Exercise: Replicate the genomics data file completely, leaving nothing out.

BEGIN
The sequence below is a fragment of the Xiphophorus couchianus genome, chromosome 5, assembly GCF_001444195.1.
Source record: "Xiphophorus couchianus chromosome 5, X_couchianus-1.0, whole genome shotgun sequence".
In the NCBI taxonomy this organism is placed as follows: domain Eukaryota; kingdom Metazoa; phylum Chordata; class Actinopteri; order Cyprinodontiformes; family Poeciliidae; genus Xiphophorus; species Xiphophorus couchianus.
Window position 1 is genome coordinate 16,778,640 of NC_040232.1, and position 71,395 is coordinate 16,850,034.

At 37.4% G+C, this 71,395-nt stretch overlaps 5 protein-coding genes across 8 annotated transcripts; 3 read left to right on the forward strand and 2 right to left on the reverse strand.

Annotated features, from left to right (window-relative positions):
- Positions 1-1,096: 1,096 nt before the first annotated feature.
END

The sequence below is a fragment of the Xiphophorus couchianus genome, chromosome 5, assembly GCF_001444195.1.
Source record: "Xiphophorus couchianus chromosome 5, X_couchianus-1.0, whole genome shotgun sequence".
In the NCBI taxonomy this organism is placed as follows: domain Eukaryota; kingdom Metazoa; phylum Chordata; class Actinopteri; order Cyprinodontiformes; family Poeciliidae; genus Xiphophorus; species Xiphophorus couchianus.
Window position 1 is genome coordinate 16,778,640 of NC_040232.1, and position 71,395 is coordinate 16,850,034.

At 37.4% G+C, this 71,395-nt stretch overlaps 5 protein-coding genes across 8 annotated transcripts; 3 read left to right on the forward strand and 2 right to left on the reverse strand.

Annotated features, from left to right (window-relative positions):
- Positions 1-1,096: 1,096 nt before the first annotated feature.